Naming customs of Taiwanese aborigines

The naming customs of Aboriginal Taiwanese are distinct from, though influenced by, the majority Han Chinese culture of Taiwan. Prior to contact with Han Chinese, the Aboriginal Taiwanese named themselves according to each tribe's tradition. The naming system varies greatly depending on the particular tribes. Some tribes do not have family names, at least as part of the personal name.

Under the strong influence of Chinese culture and forces of cultural assimilation brought by Han settlers in the 17th century, the Aboriginal Taiwanese have gradually adopted Han names. In the 17th and 18th centuries, possession of a Han surname was considered to be a sign of being civilized, in part because adoption of a Han surname meant that that person was now entered into the population registration books and could be taxed. Upon possessing a Han surname, most of the lowland Aboriginal tribes assimilated with the Han immigrants, and eventually no longer saw themselves or were seen as a distinct population.

The handful of highland tribes generally kept separate names until after World War II when the government systematically assigned Han names to Indigenous Taiwanese. Aboriginal Taiwanese people settled near Hakka communities were sometimes assigned Hakka-like family names. For instance, Aboriginal pop singer A-mei (張惠) may have a name with Hakka characteristics.

For a few decades in the first half of the 20th century under Japanese rule, a strict policy was put in place to quickly assimilate the island's inhabitants en masse by instituting Japanese names. These names were generally abandoned in Taiwan after 1945 when Japanese rule ended.

In the last two decades some Aboriginal Taiwanese people have again taken up traditional names or chosen to emphasize them. However, few have abandoned their Han names, in part because the Austronesian names are difficult for non-aboriginal people to remember or pronounce. As a legacy of the anti-romanisation policy of the past, even these names are often written in Chinese characters to mimic their native sounds, even though Formosan languages are typically written in the Latin alphabet.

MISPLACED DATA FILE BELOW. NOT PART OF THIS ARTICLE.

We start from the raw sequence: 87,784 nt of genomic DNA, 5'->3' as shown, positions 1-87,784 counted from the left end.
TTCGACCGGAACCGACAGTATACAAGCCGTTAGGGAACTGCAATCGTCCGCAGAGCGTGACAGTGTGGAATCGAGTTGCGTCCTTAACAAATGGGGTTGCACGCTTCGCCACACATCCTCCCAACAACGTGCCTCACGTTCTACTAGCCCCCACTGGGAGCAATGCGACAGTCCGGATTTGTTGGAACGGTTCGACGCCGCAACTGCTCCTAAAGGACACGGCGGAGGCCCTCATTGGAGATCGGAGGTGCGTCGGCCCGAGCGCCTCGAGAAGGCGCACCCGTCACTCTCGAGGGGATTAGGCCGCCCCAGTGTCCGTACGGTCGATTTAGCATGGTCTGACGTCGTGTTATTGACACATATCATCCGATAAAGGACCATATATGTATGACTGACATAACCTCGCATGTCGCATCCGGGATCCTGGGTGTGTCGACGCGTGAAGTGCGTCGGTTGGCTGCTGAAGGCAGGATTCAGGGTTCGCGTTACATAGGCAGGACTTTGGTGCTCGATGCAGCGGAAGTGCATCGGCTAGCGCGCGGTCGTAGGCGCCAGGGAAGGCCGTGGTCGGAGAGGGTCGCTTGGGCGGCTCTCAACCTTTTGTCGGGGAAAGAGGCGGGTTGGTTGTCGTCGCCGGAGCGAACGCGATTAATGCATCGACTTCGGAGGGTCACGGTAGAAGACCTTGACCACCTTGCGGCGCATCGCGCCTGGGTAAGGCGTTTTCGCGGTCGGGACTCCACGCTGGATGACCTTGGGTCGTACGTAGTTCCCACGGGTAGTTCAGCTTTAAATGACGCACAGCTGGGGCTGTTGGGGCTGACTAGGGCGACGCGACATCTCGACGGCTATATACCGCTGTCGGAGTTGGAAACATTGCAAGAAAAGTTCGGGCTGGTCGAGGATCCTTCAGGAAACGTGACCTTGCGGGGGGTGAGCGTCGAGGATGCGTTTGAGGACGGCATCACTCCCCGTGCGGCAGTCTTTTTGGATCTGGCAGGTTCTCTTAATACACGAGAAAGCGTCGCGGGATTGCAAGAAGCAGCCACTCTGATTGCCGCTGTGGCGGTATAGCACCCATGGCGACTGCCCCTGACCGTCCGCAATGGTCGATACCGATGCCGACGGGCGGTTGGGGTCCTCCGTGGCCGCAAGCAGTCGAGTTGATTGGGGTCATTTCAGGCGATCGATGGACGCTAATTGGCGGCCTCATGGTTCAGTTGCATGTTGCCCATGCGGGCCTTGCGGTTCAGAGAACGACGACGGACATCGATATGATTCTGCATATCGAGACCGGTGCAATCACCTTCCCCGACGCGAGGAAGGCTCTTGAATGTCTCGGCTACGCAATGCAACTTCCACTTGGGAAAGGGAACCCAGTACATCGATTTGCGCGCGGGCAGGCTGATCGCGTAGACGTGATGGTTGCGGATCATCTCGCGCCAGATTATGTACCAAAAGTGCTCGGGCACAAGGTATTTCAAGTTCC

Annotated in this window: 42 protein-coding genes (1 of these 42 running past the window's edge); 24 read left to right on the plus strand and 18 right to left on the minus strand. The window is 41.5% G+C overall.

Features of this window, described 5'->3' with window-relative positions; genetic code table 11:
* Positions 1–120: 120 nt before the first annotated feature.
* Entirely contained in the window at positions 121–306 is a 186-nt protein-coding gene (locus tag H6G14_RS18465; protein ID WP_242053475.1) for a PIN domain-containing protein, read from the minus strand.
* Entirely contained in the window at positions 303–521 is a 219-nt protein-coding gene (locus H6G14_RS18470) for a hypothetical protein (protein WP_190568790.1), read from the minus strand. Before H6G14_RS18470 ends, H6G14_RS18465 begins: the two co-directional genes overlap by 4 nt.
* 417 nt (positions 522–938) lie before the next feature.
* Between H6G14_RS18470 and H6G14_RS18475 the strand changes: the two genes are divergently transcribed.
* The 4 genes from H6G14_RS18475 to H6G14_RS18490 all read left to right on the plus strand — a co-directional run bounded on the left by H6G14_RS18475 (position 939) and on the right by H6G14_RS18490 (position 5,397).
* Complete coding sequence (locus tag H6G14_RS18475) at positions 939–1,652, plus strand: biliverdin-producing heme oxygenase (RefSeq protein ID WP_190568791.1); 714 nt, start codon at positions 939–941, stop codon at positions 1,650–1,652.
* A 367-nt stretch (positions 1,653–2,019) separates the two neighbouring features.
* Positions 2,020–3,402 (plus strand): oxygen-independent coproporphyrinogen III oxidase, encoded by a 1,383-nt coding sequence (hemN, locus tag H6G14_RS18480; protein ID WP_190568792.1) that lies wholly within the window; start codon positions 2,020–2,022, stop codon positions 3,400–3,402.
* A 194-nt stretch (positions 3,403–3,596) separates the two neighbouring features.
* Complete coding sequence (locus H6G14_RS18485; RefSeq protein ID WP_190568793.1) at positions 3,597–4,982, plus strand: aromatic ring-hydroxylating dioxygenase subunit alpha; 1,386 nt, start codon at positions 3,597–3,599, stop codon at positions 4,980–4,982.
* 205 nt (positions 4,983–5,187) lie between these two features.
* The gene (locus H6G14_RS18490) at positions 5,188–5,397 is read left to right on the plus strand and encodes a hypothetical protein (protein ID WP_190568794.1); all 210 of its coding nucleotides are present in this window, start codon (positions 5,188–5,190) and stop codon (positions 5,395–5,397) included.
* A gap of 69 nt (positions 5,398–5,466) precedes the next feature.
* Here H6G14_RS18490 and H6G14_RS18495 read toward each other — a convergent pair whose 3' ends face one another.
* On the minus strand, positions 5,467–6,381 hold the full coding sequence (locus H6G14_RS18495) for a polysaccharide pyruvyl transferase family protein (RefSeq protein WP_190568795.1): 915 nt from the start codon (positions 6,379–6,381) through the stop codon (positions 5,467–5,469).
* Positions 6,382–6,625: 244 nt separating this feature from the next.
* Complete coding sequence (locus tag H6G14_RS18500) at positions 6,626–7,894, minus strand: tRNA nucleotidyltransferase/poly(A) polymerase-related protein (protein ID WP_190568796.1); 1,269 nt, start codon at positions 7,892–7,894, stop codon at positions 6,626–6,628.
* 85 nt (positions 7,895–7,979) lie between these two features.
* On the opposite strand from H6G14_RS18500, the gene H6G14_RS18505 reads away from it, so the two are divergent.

Aboriginal names

The naming rules of Taiwanese aborigines:

Tribe Structure Example(s) Note
Amis Personal name + Patronymic/Matronymic name + Clan name
Personal name + Clan name
Personal name + Patronymic/Matronymic name
Ado' Kaliting Pacidal (阿洛·卡立亭·巴奇辣)
Difang Tuwana (郭英男)
Mayaw Ciro (陳鏞基)
Part of the tribe omit patronymic/matronymic name,
directly connected clan name.
Unable to visit the clan of the tribe,
that alone is connected patronymic/matronymic name.
Saisiyat Given name + Patronymic name + Clan name Tahas Tain Kaybaybaw(打赫史·達印·改擺刨)
Bunun Given name + Clan name Yohani Isqaqavut(尤哈尼·伊斯卡卡夫特)
Tsou Given name + Clan name Uyongʉ Yata'uyungana (高一生)
Kavalan Given name + Clan name Baqah Siqeyu(潘金榮)
Thao Given name + Clan name Kilash Shiqatafatu(石阿松)
Atayal Given name + Patronymic name Yungai Hayung(溫嵐)
Sediq Given name + Patronymic name Mona Rudao(莫那·魯道)
Truku Given name + Patronymic name Bokeh Kosang(徐詣帆)
Paiwan Given name + House name Uliw Qaljupayare(簡東明)
Rukai Given name + House name Taiban Sasala (台邦·撒沙勒)
Puyuma Given name + House name Paelabang Danapan(孫大川)
Yami Si + given name
Si aman + firstborn name (father)
Si nan + firstborn name (mother)
Si apen + firstborn names (grandparents)
Si apen kotan (great-grandparents)
Si Maraos(瑪拉歐斯)
Si aman Rapongan(夏曼·藍波安)
Si nan Mavivo (希婻‧瑪飛洑; 賴美惠)
Si apen Sorong(謝加仁)


  • Walis Yukan (瓦歷斯‧尤幹), Atayal, a famous aboriginal activist and poet.
  • Walis Perin, Seediq, minister of the Council of Indigenous Peoples.
  • Giwas Ali, Atayal name of Kao Chin Su-mei, a singer, actress and politician.
  • Gulilai Amit, a.k.a. A-mei, an ethnic Puyuma pop singer.
  • Attun Palalin, a.k.a. Teruo Nakamura, a Taiwan-born soldier of the Imperial Japanese Army who fought for Japan in World War II and did not surrender until 1974.

See also


External links

Name lists

These names are mostly male names and they belong to Taiwanese people of the past one to two hundred years. Most of these are not Taiwanese names and are indistinguishable from Chinese names.

This page was last updated at 2021-06-13 10:05, update this pageView original page

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